Location: Fort Ticonderoga

Early Exploration and Native Americans

De Soto and his band gave to the Choctaws at Moma Binah and the Chickasaws at Chikasahha their first lesson in the white man’s modus operandi to civilize and Christianize North American Indians; so has the same lesson been continued to be given to that unfortunate people by his white successors from that day to this, all over this continent, but which to them, was as the tones of an alarm-bell at midnight. And one hundred and twenty-three years have passed since our forefathers declared all men of every nationality to be free and equal on the soil of the North American continent then under their jurisdiction, except the Africans whom they held in slavery, and the Native Americans against whom they decreed absolute extermination because they could not also enslave them; to prove which, they at once began to hold out flattering-inducements to the so-called oppressed people of all climes under the sun, to come to free America and assist them to oppress and kill off the Native Americans and in partnership take their lands and country, as this was more in accordance with their lust of wealth and speedy self-aggrandizement than the imagined slow process of educating, civilizing and Christianizing them, a work too con descending, too humiliating; and to demonstrate that it has been a grand and glorious success, we now point with vaunting pride and haughty...

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Fort Ticonderoga

One could desire to be at the bold promontory of Ticonderoga in 1609, when the virgin woodside gazed anxiously at Samuel Champlain, that intrepid French adventurer, as he fired his bellmouthed musket against the mystified Iroquois. The echoes of the discharge of this ancient firearm were seldom allowed to die in these wildernesses until the beginning of the Nineteenth Century, until the complete ascendency of white man over red had been established. Standing upon the ramparts of the old fort one may today easily imagine himself in a virgin forest world. Civilization has set her hand upon Lake Champlain, but her work is not obtrusively near to the fort. The hills to the rear are still wooded; the waters, to front and sides, are clear; and the same blue bends over all. The immediate surroundings are little different from those in which Champlain fought his opera bouffe fight and inaugurated the long struggle between red men and white in this part of the world. We must remember that in 1609 the French had already taken hold of New France. They had a querulous, contumacious baby of a colony on the Saint Lawrence at Quebec and to this point came many curious red men. With some of these red men the French had formed alliance. One tribe of these allies had seen the thunderous cannon and guns of the French...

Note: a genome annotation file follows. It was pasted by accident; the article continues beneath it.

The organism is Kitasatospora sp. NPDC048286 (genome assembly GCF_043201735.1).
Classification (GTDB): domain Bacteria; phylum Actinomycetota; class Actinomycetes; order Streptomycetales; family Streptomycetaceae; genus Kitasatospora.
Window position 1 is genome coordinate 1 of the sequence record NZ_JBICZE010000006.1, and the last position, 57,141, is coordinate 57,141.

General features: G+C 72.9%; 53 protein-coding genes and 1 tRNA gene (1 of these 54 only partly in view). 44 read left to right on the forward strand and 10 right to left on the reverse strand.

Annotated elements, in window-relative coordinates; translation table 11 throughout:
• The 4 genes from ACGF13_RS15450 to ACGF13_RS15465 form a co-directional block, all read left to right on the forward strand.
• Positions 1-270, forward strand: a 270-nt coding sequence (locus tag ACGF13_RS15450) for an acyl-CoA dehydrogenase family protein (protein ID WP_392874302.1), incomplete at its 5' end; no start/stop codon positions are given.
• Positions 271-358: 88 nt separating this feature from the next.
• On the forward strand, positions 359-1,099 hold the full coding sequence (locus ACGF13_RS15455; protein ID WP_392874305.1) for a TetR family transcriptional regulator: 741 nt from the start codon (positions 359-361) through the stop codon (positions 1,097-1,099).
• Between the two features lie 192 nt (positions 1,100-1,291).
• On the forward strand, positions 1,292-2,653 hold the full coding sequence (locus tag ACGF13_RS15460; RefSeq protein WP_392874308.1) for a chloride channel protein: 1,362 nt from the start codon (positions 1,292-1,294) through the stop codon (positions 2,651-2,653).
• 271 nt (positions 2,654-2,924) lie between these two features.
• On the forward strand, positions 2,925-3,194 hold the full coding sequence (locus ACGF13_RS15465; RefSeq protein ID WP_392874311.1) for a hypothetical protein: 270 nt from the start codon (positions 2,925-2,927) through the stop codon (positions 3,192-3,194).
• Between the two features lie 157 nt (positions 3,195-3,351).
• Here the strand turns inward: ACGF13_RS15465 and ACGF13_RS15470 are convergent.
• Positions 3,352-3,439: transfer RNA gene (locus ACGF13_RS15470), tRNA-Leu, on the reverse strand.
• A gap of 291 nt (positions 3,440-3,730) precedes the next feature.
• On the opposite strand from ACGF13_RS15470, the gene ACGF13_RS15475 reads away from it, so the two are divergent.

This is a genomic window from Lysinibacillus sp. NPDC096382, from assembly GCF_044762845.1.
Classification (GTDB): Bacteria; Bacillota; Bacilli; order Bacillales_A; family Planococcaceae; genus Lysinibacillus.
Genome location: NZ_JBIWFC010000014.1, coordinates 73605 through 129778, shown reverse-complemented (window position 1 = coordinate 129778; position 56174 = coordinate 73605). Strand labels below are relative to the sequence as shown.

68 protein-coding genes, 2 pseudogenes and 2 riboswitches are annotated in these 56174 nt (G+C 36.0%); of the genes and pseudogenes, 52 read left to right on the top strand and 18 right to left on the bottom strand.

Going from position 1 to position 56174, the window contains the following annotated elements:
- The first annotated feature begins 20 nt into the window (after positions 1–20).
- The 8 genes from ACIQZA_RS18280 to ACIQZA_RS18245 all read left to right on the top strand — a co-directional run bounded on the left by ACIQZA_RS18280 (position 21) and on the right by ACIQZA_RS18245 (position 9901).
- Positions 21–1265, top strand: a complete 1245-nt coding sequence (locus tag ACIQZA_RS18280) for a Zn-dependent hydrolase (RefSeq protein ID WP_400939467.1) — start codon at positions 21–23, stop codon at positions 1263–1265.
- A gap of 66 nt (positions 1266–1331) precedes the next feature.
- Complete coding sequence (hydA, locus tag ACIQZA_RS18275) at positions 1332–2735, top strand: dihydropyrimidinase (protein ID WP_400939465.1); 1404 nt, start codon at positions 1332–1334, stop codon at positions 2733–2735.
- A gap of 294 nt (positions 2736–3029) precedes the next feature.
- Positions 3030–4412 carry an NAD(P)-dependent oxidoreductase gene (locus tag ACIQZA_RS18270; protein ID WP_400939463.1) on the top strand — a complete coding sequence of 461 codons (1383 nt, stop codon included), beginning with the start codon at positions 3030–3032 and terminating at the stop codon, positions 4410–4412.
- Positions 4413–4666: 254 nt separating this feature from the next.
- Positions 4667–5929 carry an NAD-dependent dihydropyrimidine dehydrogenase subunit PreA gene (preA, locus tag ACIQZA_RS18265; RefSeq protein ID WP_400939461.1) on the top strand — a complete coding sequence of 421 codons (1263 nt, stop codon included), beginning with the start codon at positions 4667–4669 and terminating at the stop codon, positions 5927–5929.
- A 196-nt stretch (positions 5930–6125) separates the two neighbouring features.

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The Inland Route to the Fort Ticonderoga

My reasons in favor of the mouth of the Salmon River as the point of departure for the interior are as follows: First. It is the southernmost and last point on the lake in the direct line of travel between Stony Point and the foot of Oneida Lake. The mouth of Salmon Creek lies west of that line, requiring a detour that would increase the travel without affording any corresponding advantage. Second. The mouth of Salmon River-the Otihatangué of the early French maps -has always been a noted place in Indian history. It is mentioned on the oldest Ms. maps of the Jesuit missionaries found in the French Archives at Paris. A trail is laid down on several of said maps, running direct from that point to the great fishery, called ” Techiroguen.” Franquelin, the celebrated geographer to Louis XIV., in his ” Carte du pays des Iroquois” of 1679, calls the trail ” Chemin de Techiroguen a la Famine.” La Famine was a name applied by the Jesuits to the mouth of the Salmon River, in allusion to the sufferings experienced there by Monsieur Du Puys and his companions, in July, 1656, from want of provisions. It has generally been called by later writers, “Cahihonoüaghé,” which may be a dialectical variation from Otihatangué. A Ms. map of 1679, says: “it is the place where the most of the...

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The Location of the Fort Ticonderoga

It is utterly impossible, from the Champlain text and map, aided by the best modern charts, and an accurate knowledge of the country, to establish, with any certainty, the exact position of the Iroquois fort. The location which I suggested was on or near Onondaga Lake, 4 leagues or 10 miles from the great Iroquois fishery at the foot of Oneida Lake. The limits of this article forbid my presenting at this time my reasons for this conclusion I will therefore confine myself to an examination of General Clark’s position. He locates the fort on Nichols Pond, in the north-east corner of the town of Fenner, in Madison County, 3 miles east of the village of Perryville, and 10 miles by an air line, south of the east end of Oneida Lake. The following are some of the reasons suggested by Champlain’s text and engraved view, against this proposed location. First. Nichols Pond is over 24 miles, measured on a direct line, from the outlet of Oneida Lake, where the expedition crossed that stream. By any route practicable in 1615, it could not have been reached by less than 30 miles travel, owing to the intervening impassable swamps. Champlain states that the fort was 4 leagues (10 miles) from the “fishery,” a distance more likely to be exaggerated than understated. Second. The expedition reached the fort at 3 P....

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